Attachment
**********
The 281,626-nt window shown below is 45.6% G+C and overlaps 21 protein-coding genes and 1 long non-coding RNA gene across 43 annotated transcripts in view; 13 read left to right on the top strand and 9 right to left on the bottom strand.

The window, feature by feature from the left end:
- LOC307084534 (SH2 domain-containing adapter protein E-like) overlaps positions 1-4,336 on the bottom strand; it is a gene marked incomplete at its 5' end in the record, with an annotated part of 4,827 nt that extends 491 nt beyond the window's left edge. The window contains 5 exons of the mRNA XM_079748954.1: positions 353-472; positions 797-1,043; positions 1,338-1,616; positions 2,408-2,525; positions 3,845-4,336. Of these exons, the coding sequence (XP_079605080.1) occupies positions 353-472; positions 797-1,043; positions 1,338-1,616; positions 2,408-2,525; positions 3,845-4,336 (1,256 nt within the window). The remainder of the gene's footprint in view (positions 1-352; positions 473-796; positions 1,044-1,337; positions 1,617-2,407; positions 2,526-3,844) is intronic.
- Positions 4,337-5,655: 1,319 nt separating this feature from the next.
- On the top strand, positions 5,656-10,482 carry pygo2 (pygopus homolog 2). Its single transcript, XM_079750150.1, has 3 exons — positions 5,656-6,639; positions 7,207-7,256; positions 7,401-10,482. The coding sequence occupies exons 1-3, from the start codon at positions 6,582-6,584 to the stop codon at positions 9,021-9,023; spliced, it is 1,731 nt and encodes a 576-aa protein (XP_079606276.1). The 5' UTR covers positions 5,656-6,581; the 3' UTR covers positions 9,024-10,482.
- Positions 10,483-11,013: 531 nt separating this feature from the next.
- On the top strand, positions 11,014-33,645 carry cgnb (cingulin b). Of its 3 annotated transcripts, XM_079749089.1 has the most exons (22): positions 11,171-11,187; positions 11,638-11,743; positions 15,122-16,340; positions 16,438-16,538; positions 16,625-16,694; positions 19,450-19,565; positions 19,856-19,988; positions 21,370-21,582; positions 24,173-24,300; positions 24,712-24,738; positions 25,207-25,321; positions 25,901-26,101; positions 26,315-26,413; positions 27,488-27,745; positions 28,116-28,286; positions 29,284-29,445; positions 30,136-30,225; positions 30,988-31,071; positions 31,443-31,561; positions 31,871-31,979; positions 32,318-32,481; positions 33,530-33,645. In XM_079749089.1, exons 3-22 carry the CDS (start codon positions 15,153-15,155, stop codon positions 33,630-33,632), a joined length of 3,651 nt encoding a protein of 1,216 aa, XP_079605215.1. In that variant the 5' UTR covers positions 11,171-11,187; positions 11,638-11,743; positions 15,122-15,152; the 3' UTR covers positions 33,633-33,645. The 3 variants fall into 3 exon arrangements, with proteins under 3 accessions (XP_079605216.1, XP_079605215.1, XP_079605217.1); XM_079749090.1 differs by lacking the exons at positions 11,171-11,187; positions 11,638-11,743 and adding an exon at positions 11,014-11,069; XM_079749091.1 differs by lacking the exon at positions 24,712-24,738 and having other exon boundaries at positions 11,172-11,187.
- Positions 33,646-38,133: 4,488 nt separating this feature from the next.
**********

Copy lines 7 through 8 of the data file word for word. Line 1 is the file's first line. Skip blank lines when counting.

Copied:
- On the top strand, positions 11,014-33,645 carry cgnb (cingulin b). Of its 3 annotated transcripts, XM_079749089.1 has the most exons (22): positions 11,171-11,187; positions 11,638-11,743; positions 15,122-16,340; positions 16,438-16,538; positions 16,625-16,694; positions 19,450-19,565; positions 19,856-19,988; positions 21,370-21,582; positions 24,173-24,300; positions 24,712-24,738; positions 25,207-25,321; positions 25,901-26,101; positions 26,315-26,413; positions 27,488-27,745; positions 28,116-28,286; positions 29,284-29,445; positions 30,136-30,225; positions 30,988-31,071; positions 31,443-31,561; positions 31,871-31,979; positions 32,318-32,481; positions 33,530-33,645. In XM_079749089.1, exons 3-22 carry the CDS (start codon positions 15,153-15,155, stop codon positions 33,630-33,632), a joined length of 3,651 nt encoding a protein of 1,216 aa, XP_079605215.1. In that variant the 5' UTR covers positions 11,171-11,187; positions 11,638-11,743; positions 15,122-15,152; the 3' UTR covers positions 33,633-33,645. The 3 variants fall into 3 exon arrangements, with proteins under 3 accessions (XP_079605216.1, XP_079605215.1, XP_079605217.1); XM_079749090.1 differs by lacking the exons at positions 11,171-11,187; positions 11,638-11,743 and adding an exon at positions 11,014-11,069; XM_079749091.1 differs by lacking the exon at positions 24,712-24,738 and having other exon boundaries at positions 11,172-11,187.
- Positions 33,646-38,133: 4,488 nt separating this feature from the next.